First, the conventional wisdom: The only thing that would jinx Disney/Pixar’s digitally animated “Finding Nemo” is the unexpected interference of a Chicago Cubs fan.
Swimming in an ocean of critical support and enjoying its status not only as 2003’s top-grossing film but the highest-grossing animated film ever, “Nemo” is the clear favorite in this category.
Director Andrew Stanton is fairly blase about kudos and commerce — not that he’s stuck up or anything. It just doesn’t concern him, and that’s emblematic of the Pixar aesthetic, a filmmaking attitude that, ironically, has resulted in much financial success and, yes, Oscars. Pixar creative avatar John Lasseter received a “special achievement” Oscar in 1995 for “his inspired leadership of the Pixar ‘Toy Story’ team” and in 1988 for his short film “Tin Toy.”
A likely spoiler for “Nemo’s” party is the French-Belgian-Canadian production “The Triplets of Belleville.” The nearly wordless beauty, charm and quirkiness of the animation have made “Triplets” a favorite at festivals, on the arthouse circuit and with animators.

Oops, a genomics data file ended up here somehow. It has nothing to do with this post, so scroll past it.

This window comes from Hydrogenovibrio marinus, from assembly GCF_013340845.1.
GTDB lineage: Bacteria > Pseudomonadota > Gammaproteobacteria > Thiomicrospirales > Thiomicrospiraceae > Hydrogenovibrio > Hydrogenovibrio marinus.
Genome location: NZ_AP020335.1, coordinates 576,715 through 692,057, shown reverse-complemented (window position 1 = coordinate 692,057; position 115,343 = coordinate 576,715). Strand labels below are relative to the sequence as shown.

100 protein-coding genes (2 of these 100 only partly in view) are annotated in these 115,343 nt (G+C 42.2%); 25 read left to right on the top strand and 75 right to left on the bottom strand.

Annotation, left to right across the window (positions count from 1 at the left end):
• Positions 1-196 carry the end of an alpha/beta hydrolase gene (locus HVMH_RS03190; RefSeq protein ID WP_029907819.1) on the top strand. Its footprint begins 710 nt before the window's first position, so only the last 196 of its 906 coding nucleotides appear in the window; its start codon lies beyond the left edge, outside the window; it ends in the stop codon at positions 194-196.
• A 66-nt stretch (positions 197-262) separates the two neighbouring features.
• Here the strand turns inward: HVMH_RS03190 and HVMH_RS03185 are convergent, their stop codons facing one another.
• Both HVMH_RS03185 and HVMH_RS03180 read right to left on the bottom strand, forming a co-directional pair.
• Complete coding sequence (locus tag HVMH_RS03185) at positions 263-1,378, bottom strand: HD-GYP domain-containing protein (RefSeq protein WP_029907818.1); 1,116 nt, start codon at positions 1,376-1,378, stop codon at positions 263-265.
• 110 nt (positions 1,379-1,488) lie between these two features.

“Brother Bear” scooped the final mention. The 2-D animation pic performed well at the box office but failed to generate anywhere near the heat or buzz of its recent CGI brethren.
Some may see it as one of the last of its kind from a major studio. The Disney name and the film’s traditional approach likely accounted for much of the Academy’s support.
“Finding Nemo” has cast a very wide net for Oscar this year and it’s highly unlikely that it won’t nab the golden man.
The Disney-Pixar relationship may be kaput, but their final collaboration was one of their best, catching rave reviews and tons of business that made it the year’s top grosser.
That the Academy of Motion Picture Arts & Sciences appreciates this film is obvious (see its three other noms). Were there no animation category, “Nemo” would have been a serious contender in the picture category.
That “Nemo” is an outstanding example of the bright and exciting CGI animation that has exploded in the wake of “Toy Story” makes it all the more appealing.
The biggest threat to “Nemo” is “The Triplets of Belleville,” a quirky, arthouse toon produced in France, Belgium and Canada. The nearly wordless tale uses music and traditional techniques to great effect and its old-world warmth makes it a real charmer. That this film also got a nom in nonanimation categories — original screenplay, original song — shows it has a lot of support.
“Brother Bear” is the least likely to win the award. The momentum toward CGI means this is possibly the last 2-D animated film Disney will make for a very long time.
That could work in its favor as the Mouse House has not won this category, now in its third year, for a film of its own and some may want to take this final chance to celebrate the past before CGI and foreign toons from places like Japan take over.